Slowly the truck drivers faded back to their cabins and ended their days with loud prayers which seemed to echo between the walls of the truck trailers. Our plan was to sleep under the truck but once our driver realized that this was our plan, he nervously explained that scorpions and snakes would be attracted to us. Better to climb on top of the truck and sleep there. Climbing up, we were away from the venomous creatures that lurked in the night, but fear of rolling off a 4m truck kept us glued to our sleeping mats. Sleep did not come easy as the winter weather chilled our bones. Around 5am, the diesel truck engines started rumbling and black diesel fumes filled the air. It was time to get rolling again as the night driver curfew drew to an end...

Nata, a small town on the edge of the Makgadikgadi pans, was still 600km away - 10+ hours of driving.

We had reached our first destination: Nata Lodge. The campsite was frantic. Large 4x4s filled, with families, were scattered around the site. Our spirits soured as we imagined these 4x4s giving us a lift to our next destination: Maun.

Our view in the morning was a barren campsite. The South African 4x4s had all left as the school holidays were ending! Not one vehicle remained in the campsite. The campsite was silent and our plans of reaching Maun evaporated. Time to re-plan...

Unfortunately in November 2008, the Nata Lodge (as I knew it) burnt down and had to be totally rebuilt. Alan Calenborne posted a few photographs on the Overland.co.za forum:
Photo by Alan Calenborne: Nata Lodge fire damage 2008

Onto the pans...

The Botswana Department of wildlife and National parks describe the pans as follows:
Makgadikgadi, the name of which implies a vast open lifeless land, is not without its folklore. There are stories of people setting out from Gweta to explore the land that lay between them and the Boteti River to seek a favourable environment in which to settle. They entered these great thirstlands at the driest time of year, drawn by what they perceived as large lakes of sparkling water on the horizon. Suffering badly from thirst, the lakes kept drawing them hurriedly on in their attempts to reach the life-giving water that always remained just ahead of them. Gradually, one by one, they fell and died. This is a sobering thought, but quite understandable when personally witnessing these mirages.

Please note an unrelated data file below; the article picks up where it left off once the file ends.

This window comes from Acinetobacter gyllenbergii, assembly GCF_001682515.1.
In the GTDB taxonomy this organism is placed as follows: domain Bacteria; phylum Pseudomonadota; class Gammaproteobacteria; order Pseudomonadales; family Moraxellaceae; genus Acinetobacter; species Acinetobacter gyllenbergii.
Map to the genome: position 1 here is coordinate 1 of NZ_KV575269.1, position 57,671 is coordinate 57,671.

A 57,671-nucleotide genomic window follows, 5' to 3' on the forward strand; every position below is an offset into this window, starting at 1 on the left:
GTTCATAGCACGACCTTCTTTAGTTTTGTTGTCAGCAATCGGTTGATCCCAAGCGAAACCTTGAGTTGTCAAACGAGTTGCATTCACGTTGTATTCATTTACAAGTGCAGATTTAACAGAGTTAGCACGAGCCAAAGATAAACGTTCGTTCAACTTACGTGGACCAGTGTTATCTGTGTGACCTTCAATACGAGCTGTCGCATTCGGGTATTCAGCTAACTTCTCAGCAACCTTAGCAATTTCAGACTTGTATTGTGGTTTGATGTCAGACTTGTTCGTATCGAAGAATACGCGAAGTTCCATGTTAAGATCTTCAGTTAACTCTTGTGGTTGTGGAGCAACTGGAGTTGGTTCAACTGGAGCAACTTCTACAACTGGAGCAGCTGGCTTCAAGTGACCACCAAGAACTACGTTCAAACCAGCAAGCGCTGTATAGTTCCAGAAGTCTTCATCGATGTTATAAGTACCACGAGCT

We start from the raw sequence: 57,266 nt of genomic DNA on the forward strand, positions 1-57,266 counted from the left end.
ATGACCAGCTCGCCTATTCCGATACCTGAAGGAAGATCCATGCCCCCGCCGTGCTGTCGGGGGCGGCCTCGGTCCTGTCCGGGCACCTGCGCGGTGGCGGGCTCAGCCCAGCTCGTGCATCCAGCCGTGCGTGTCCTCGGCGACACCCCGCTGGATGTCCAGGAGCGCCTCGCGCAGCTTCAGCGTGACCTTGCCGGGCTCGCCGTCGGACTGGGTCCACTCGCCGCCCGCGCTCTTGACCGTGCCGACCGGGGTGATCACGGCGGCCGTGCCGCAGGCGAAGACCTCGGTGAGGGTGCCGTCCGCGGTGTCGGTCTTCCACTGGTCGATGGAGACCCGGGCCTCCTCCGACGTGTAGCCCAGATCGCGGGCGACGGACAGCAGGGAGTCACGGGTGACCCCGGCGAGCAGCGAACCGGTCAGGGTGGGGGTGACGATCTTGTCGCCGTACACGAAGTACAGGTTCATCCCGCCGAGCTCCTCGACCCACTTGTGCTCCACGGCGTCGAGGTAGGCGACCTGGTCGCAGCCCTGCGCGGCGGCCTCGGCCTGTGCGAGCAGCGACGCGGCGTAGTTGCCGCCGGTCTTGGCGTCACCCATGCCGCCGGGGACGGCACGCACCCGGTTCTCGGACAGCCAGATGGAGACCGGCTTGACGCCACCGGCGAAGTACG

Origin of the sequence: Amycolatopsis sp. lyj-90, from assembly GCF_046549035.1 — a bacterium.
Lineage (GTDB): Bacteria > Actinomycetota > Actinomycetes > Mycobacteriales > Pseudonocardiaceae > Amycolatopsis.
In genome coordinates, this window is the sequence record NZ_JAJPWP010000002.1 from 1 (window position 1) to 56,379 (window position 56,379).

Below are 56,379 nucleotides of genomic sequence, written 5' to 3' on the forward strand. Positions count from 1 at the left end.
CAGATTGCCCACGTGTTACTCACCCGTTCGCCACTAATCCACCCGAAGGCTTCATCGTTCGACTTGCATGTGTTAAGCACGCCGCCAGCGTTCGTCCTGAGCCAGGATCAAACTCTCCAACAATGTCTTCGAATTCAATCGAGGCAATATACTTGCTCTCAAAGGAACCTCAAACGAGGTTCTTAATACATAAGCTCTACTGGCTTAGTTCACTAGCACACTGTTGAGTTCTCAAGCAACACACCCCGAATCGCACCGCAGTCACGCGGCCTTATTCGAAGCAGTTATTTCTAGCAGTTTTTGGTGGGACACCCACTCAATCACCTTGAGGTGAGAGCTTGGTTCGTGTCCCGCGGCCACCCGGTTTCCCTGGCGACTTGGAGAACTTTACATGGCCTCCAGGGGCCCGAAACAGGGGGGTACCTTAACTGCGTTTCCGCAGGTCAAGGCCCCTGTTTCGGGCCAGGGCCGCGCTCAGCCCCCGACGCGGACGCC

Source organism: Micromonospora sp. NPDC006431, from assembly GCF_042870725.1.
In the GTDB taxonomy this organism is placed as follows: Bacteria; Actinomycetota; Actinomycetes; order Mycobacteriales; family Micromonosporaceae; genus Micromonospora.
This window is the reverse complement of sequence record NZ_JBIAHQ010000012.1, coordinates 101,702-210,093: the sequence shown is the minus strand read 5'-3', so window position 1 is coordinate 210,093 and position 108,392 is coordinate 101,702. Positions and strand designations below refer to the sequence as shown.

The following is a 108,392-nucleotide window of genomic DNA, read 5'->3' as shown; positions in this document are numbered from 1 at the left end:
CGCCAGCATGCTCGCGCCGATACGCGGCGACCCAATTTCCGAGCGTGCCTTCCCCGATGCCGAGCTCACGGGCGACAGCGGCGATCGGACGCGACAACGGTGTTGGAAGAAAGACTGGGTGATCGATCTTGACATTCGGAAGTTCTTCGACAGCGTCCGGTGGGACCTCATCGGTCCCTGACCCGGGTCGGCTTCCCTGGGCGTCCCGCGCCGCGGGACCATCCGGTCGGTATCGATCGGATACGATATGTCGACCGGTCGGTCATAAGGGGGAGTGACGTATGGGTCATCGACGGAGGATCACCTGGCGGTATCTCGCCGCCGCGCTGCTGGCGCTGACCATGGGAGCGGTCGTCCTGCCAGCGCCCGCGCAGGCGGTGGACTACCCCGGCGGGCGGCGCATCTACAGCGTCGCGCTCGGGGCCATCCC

My hitchhiking trip had wonderful memories but the lack of independent travel was frustrating. I vowed to return to Botswana, the pans and Maun with my own vehicle!

1999: On route to Kubu Island
Roll on 1999... I had my independence in the form of a 1968 Land Rover Series II. The internet was young and my attempts at creating a website were limited however I captured the overland journey in a blog and thoroughly enjoyed the freedom of independent travel.


The Makgadikgadi and Nxai pans are visually stunning. I have experience the pans bone dry and flooded with a foot of water as far as the horizon.

Lurking inches below the dry crust is a mud pan that loves catching the unsuspecting 4wd vehicle. Plenty of stories are archived on the internet detailing hours of digging to recover a stuck vehicle. It happened to me and took 24 hours to recover...

Recently it happened to Laws & Hookey, the team from "Where the fook are (laws&)hooke?". It took them 72 hours to recover!
Photo by: Laws & Hookey - The Bogging
All ended well, but it certainly took time...



Explore the pans but be sure to follow the tracks in front and don't be tempted to deviate. You could be there a long time!